Coptic Orthodox Church

Are conservative news media downplaying the brutal crackdown against Egyptian gays?

Are conservative news media downplaying the brutal crackdown against Egyptian gays?

Depending upon your point of view — and in their purist iterations — demands for equal rights for gay people are either about justly extending social and legal parity, or a moral struggle to uphold traditional religious doctrine and cultural ideas about sexuality and gender.

Either way, homosexuality is one of the three biggest culture war issues dividing Americans, along with questions about abortion and the legal parameters of religious freedom.

It's also a prime issue internationally. Globalization has fostered the spread of contemporary Western liberal values. That, in turn, has prompted push back in some non-Western nations enmeshed in the global market’s whirlwind of change.

Some of the more recent stories referencing the issue have come out of Egypt, where homosexuality, while not explicitly outlawed, is harshly condemned by the majority Muslim and minority Coptic Christian religious establishments.

Every so often Egypt’s authoritarian government, led by President Abdel Fatah al-Sissi, appears to use the issue as a political cudgel to bolster support among Muslim and Christian traditionalists, who together comprise the vast majority of the nation’s population.

Click here for a recent Washington Post piece summing up the situation.

The story begins thusly:

CAIRO -- A crackdown on gay people in Egypt intensified in recent days as security forces raided cafes in downtown Cairo and courts delivered harsh prison sentences, further driving the nation’s LGBT community underground.

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New era of Coptic martyrs: RNS dives into big questions about a deadly serious subject

New era of Coptic martyrs: RNS dives into big questions about a deadly serious subject

Lots of news stories -- big ones and everyday ones -- are haunted by religious themes (and even factual material) that mainstream reporters skate right past. Here at GetReligion, we call these religion-shaped holes in stories "ghosts."

There are also news stories that, to be blunt, are haunted by questions and issues that can only be described in terms of theology, often requiring a willingness to dig into centuries of history and debates of a complex or even mysterious nature.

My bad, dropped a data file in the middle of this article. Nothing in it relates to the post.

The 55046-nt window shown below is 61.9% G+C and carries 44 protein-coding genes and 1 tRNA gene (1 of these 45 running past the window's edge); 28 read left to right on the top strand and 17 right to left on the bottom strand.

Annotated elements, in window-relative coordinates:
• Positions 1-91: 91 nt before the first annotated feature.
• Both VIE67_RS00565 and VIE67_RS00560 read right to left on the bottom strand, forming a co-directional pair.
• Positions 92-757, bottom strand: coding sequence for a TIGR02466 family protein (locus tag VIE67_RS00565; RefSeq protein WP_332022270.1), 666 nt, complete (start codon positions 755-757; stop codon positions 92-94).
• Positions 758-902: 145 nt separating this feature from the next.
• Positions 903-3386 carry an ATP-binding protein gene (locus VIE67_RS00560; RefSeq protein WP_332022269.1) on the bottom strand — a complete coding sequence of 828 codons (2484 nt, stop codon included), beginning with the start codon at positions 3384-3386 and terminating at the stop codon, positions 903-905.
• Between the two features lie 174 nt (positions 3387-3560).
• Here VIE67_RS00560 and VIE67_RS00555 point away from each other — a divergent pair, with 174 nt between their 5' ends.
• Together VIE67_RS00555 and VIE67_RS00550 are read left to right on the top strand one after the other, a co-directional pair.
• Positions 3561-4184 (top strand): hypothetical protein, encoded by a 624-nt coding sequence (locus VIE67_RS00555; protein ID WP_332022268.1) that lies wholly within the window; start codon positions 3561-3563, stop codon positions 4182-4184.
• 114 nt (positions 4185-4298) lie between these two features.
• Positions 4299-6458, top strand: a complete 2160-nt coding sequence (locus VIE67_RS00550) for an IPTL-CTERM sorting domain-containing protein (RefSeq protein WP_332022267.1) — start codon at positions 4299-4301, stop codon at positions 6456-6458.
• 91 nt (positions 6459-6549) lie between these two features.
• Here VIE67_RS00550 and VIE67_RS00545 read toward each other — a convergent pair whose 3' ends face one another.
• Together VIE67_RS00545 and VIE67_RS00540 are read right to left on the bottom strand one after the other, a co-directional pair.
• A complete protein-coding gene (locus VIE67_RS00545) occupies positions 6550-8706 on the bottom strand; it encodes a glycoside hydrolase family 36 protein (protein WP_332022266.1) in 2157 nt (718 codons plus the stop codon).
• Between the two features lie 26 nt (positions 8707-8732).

I sincerely appreciate attempts to write these theologically driven stories, because I know that they are (a) hard to get right, (b) hard to get approved by editors and (c) hard to write in words that work in a daily newspaper (think accuracy plus readability).

So I really want to cheer for a Religion News Service feature that came out with this headline: "Unrelenting killing of Coptic Christians intensifies debate over martyrdom."

This is a story about a very complex issue: Is there a point at which praising Christian believers who are killed by the Islamic State turns into a bad thing, when crying "martyrdom" begins to blur the lines between terrorism and the kinds of heroic witness honored by the church through the ages?

Before I mention my one question about this fine story, let's look at some crucial summary material near the top:

The 2,000-year-old Coptic Church of Egypt has a long tradition of hallowing those who died affirming their faith in the face of violence. But the group that calls itself the Islamic State has launched waves of attacks on the Coptic community in recent years -- claiming at least 70 lives and wounding scores of others -- an unrelenting assault that has opened a debate in the community about martyrdom.
The issue has been most recently punctuated by the deadly knifing of a Coptic priest in a poor Cairo neighborhood Thursday (Oct. 12). A suspect was arrested but his motive is still unknown.
Recently, another Coptic priest -- the well-known Rev. Boules George from the well-heeled Cairo suburb of Heliopolis -- took to the television airwaves to “thank” the Islamic State terrorists who launched the Palm Sunday church bombings that claimed 45 lives, saying they provided “a rocket” that delivered victims straight to heaven.

Here is the crucial question: Is being blown up by a bomb, or killed in random violence, truly an act of "witness" to the Christian faith delivered to the apostles?

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Twisting Ramadan: Some big newsrooms failed to note timing of attack on Copts in Egypt (updated)

Twisting Ramadan: Some big newsrooms failed to note timing of attack on Copts in Egypt (updated)